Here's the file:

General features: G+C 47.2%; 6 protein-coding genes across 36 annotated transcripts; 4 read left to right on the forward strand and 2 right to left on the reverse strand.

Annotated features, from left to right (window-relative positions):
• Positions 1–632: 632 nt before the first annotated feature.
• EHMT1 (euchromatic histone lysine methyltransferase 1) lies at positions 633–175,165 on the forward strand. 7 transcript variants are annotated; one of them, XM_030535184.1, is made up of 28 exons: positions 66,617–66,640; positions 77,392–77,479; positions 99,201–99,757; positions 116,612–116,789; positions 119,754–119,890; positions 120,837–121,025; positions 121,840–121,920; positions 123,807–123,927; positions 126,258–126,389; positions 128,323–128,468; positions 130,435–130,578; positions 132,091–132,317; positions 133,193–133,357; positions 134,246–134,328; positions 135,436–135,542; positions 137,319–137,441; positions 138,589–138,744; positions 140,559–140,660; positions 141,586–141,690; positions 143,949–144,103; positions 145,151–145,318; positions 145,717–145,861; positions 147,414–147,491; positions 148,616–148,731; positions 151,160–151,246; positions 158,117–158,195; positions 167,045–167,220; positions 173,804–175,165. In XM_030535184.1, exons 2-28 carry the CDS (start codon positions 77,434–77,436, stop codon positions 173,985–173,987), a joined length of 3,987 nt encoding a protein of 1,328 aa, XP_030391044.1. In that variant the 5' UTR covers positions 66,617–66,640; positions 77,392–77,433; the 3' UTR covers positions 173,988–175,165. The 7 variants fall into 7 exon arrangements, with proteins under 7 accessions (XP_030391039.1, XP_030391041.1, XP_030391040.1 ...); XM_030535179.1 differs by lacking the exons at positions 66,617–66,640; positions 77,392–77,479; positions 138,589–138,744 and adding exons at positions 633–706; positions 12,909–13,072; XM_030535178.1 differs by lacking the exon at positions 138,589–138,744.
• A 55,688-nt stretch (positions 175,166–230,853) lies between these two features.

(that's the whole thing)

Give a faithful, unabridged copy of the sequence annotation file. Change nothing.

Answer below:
General features: G+C 47.2%; 6 protein-coding genes across 36 annotated transcripts; 4 read left to right on the forward strand and 2 right to left on the reverse strand.

Annotated features, from left to right (window-relative positions):
• Positions 1–632: 632 nt before the first annotated feature.
• EHMT1 (euchromatic histone lysine methyltransferase 1) lies at positions 633–175,165 on the forward strand. 7 transcript variants are annotated; one of them, XM_030535184.1, is made up of 28 exons: positions 66,617–66,640; positions 77,392–77,479; positions 99,201–99,757; positions 116,612–116,789; positions 119,754–119,890; positions 120,837–121,025; positions 121,840–121,920; positions 123,807–123,927; positions 126,258–126,389; positions 128,323–128,468; positions 130,435–130,578; positions 132,091–132,317; positions 133,193–133,357; positions 134,246–134,328; positions 135,436–135,542; positions 137,319–137,441; positions 138,589–138,744; positions 140,559–140,660; positions 141,586–141,690; positions 143,949–144,103; positions 145,151–145,318; positions 145,717–145,861; positions 147,414–147,491; positions 148,616–148,731; positions 151,160–151,246; positions 158,117–158,195; positions 167,045–167,220; positions 173,804–175,165. In XM_030535184.1, exons 2-28 carry the CDS (start codon positions 77,434–77,436, stop codon positions 173,985–173,987), a joined length of 3,987 nt encoding a protein of 1,328 aa, XP_030391044.1. In that variant the 5' UTR covers positions 66,617–66,640; positions 77,392–77,433; the 3' UTR covers positions 173,988–175,165. The 7 variants fall into 7 exon arrangements, with proteins under 7 accessions (XP_030391039.1, XP_030391041.1, XP_030391040.1 ...); XM_030535179.1 differs by lacking the exons at positions 66,617–66,640; positions 77,392–77,479; positions 138,589–138,744 and adding exons at positions 633–706; positions 12,909–13,072; XM_030535178.1 differs by lacking the exon at positions 138,589–138,744.
• A 55,688-nt stretch (positions 175,166–230,853) lies between these two features.